When Michelle Yeoh read Kevin Kwan‘s novel “Crazy Rich Asians” shortly after it was published in 2013, she was instantly crazy about it and Eleanor Young, the character she would eventually play in this summer’s smash hit film adaptation. “Kevin had me at the prologue when Eleanor when to London with her young child and they were not welcome to the hotel, and Eleanor Young does best and she buys the hotel,” Yeoh tells Gold Derby in an exclusive interview (watch above). “Immediately you’re so drawn to her character because I’ve always been drawn to strong women characters.”
Powerful and elegant with a death stare as fierce as her wardrobe, Eleanor is the matriarch of the wealthy Young family in Singapore. She’s wildly protective of her son Nick (Henry Golding) and does not exactly welcome his Chinese-American girlfriend Rachel (Constance Wu) with open arms. On paper, Eleanor is the classic overbearing mother stereotype who doesn’t think anyone is good enough for her son. And while yes, she does literally tell Rachel in the film that she’s not good enough for Nick, in the world of “Crazy Rich Asians” — and thanks to Yeoh’s deft portrayal — it’s a lot more nuanced than that.
Eleanor serves as a prism through which the film highlights the differences between Asian culture, which prioritizes family, and American culture, which prioritizes one’s self. For Yeoh, it was important to underscore that Eleanor’s beliefs and attitude are rooted in something deeper and greater, and she’s grateful that director Jon M. Chu and producers Nina Jacobson, Brad Simpson and John Penotti refused to reduce Eleanor to “just a villain” standing in the way of Nick and Rachel’s happiness.
“We are given this amazing opportunity to take you to the other side of the world, where even if you’re not American-born Chinese, it’s like going to your roots and really knowing how it is back home. Because it is very, very different, whereby family values are much more important than personal ambitions and personal goals. So that self-sacrificing attitude and love for family is shown in very different ways,” Yeoh says. “It’s not shown by saying, ‘I love you’ — we don’t do that. Growing up, you don’t have your mother and your dad going, ‘Oh, come here, let me kiss you and tell you how much I love you.’ They’ll say, ‘Oh, you’re looking a little bit tired,’ which means ‘I’m going to make you the best soup.’ But that was how they expressed love — through food. … That is the old traditional way of expression of love, so it was very important at this point to also show through Eleanor the old values and how they need to be protected.”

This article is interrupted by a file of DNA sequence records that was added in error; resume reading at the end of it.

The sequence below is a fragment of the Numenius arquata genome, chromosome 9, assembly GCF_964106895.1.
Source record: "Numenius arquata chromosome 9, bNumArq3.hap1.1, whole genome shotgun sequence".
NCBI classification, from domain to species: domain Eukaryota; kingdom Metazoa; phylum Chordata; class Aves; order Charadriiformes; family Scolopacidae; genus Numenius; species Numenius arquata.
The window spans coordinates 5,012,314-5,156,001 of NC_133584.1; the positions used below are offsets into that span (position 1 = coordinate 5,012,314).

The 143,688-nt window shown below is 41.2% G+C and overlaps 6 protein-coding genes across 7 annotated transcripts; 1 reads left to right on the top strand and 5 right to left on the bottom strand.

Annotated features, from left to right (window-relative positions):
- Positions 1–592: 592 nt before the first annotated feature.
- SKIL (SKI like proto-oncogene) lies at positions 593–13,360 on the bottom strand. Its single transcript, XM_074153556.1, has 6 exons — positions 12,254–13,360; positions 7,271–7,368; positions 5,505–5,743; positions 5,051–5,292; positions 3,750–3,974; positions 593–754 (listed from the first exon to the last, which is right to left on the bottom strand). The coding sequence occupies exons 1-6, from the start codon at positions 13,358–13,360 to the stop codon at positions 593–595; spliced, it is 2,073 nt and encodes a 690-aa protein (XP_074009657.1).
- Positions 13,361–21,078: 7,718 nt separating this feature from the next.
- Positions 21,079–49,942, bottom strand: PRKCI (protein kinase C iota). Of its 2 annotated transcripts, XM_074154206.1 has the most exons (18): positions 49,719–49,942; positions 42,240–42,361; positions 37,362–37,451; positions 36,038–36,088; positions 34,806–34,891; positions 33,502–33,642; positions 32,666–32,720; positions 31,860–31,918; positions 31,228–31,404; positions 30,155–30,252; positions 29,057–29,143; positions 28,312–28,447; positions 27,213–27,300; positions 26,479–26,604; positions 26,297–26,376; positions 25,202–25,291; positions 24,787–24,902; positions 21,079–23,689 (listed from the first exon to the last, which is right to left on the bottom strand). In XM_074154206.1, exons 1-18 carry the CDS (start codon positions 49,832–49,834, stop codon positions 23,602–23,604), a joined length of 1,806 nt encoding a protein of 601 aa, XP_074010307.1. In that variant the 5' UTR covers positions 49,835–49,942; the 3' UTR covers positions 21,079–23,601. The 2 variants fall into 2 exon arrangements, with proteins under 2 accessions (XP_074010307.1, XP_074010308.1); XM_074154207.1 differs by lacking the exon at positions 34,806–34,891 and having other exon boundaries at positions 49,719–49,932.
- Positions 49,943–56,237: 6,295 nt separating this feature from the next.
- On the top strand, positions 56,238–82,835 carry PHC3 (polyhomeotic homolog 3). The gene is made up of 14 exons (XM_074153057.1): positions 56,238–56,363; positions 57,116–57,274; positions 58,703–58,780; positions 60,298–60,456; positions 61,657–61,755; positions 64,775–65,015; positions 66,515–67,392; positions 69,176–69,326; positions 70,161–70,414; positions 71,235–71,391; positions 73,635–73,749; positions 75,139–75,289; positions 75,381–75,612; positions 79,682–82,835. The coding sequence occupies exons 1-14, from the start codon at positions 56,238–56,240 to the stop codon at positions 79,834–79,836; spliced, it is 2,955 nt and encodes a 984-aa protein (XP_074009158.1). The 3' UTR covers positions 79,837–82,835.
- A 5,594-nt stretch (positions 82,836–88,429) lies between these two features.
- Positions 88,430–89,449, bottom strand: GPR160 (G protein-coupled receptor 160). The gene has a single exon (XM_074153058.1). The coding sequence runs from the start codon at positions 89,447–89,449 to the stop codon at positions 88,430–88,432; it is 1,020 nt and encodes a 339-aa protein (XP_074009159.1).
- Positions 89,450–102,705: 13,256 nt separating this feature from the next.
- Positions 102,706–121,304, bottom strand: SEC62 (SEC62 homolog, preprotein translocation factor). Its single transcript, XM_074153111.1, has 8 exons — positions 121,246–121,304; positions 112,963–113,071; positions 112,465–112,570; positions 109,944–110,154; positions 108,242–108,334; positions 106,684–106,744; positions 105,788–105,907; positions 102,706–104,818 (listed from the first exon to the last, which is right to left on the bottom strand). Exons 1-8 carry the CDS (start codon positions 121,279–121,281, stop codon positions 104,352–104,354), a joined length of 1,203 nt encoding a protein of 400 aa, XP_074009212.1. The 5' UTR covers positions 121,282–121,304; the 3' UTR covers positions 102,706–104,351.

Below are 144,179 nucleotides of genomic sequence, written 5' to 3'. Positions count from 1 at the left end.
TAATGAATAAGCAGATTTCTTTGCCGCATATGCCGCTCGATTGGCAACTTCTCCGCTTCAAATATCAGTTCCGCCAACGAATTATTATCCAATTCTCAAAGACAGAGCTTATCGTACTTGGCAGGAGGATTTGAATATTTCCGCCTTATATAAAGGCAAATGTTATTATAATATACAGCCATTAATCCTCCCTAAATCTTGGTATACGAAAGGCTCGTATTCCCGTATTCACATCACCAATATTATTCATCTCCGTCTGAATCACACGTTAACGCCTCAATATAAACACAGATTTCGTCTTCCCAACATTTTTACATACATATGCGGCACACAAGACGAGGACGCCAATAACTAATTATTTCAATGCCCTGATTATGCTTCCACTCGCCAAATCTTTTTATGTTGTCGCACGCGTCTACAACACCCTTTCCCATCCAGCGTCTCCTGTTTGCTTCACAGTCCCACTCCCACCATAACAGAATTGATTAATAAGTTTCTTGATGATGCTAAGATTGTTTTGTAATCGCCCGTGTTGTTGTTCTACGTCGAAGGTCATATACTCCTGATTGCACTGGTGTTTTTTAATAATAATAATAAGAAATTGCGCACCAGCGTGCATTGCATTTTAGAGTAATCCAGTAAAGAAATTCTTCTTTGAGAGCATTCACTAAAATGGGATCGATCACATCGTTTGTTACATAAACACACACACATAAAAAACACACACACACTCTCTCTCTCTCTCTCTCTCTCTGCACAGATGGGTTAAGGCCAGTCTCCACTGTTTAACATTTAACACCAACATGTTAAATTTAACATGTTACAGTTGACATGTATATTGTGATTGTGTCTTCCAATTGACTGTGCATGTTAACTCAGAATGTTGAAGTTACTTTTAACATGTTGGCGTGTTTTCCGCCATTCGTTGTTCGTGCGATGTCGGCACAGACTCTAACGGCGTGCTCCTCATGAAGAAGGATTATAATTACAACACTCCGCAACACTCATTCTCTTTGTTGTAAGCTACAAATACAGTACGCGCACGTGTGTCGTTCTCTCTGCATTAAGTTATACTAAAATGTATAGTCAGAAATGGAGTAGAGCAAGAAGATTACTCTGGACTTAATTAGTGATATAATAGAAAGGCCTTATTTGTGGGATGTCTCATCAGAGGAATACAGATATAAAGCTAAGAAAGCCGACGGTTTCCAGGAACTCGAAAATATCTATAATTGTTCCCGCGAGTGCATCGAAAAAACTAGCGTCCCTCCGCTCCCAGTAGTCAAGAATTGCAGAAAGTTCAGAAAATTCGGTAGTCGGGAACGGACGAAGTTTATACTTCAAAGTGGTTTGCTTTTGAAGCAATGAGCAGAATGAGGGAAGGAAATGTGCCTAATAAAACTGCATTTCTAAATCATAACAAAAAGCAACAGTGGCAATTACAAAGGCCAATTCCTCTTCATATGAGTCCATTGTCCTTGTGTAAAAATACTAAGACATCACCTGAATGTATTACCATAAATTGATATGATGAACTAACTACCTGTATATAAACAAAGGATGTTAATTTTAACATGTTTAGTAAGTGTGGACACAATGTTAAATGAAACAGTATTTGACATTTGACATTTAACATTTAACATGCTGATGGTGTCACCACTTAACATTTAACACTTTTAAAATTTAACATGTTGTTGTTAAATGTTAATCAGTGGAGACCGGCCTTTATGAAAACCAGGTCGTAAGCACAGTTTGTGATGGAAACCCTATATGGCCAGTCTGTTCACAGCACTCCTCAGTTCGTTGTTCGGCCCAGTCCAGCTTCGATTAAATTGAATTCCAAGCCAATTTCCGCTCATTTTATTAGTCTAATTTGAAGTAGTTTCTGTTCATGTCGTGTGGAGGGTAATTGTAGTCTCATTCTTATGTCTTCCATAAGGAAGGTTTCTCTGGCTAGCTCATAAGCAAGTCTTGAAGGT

Eleanor and Rachel’s tense relationship comes to a head in the pivotal mahjong scene, which was not in the book. The scene is packed with symbolism as Rachel — spoiler alert! — gives up a winning tile just as she tells Eleanor she turned down Nick’s proposal because she doesn’t want to break up his family. Yeoh’s eyes this time aren’t a sweat-inducing death stare but a flicker of realization that Rachel might be just what Nick needs.
“I think the most important thing was seeing this girl find her own inner strength was for [Eleanor] the biggest joy in that sense,” Yeoh says. “And when she walked away with her mother proud but not prideful — proud that she would do anything for the man she loved — and [Eleanor knew] that is the girl I’m looking for for my son.”
An icon of Asian cinema and a former BAFTA nominee (“Crouching Tiger, Hidden Dragon,” 2000), Yeoh would be the first Asian actress in 12 years to be Oscar-nominated if she makes the Best Supporting Actress lineup. That’s just slightly under half the length of time it took Hollywood to make another movie with an all-Asian cast, the previous being “The Joy Luck Club” (1993). The success of “Crazy Rich Asians,” which has grossed $234 million worldwide, has been “very empowering,” Yeoh says, and she hopes one day a film with an all-Asian cast won’t have to be touted as an “event.”
“I think after a while, you forget that it’s an all-Asian cast [in ‘Crazy Rich Asians’]. And that’s what I would like to see – that it’s not an event where we have an all-Asian cast. It should be the norm,” she says. “We should be able to be getting more roles like this. I think it’s proven the fact that we have globally fantastic Asian-American, Asian-Australian, Asian-English — just Asian actors who are able to give you what you want when you go to the cinemas.
“They are able to be amazing storytellers and that is what is so necessary. And that is something I’ve been fighting for [for] 30 years in my career, not just strong woman roles, [but] to break away the stereotype of what Asians should be and the type of roles,” she continues. “Yes, we are nerdy, we are quirky — we have all those — but you have to give us a full story and not just a two-dimensional, stick someone in there and say, ‘Oh, we have an Asian, we have a very diverse cast.’ That’s not it. But I do hope is to see many, many more of these opportunities for Asian storytellers in front of and behind the camera, so I am very grateful to be part of something that’s bringing in so much love and fun.”
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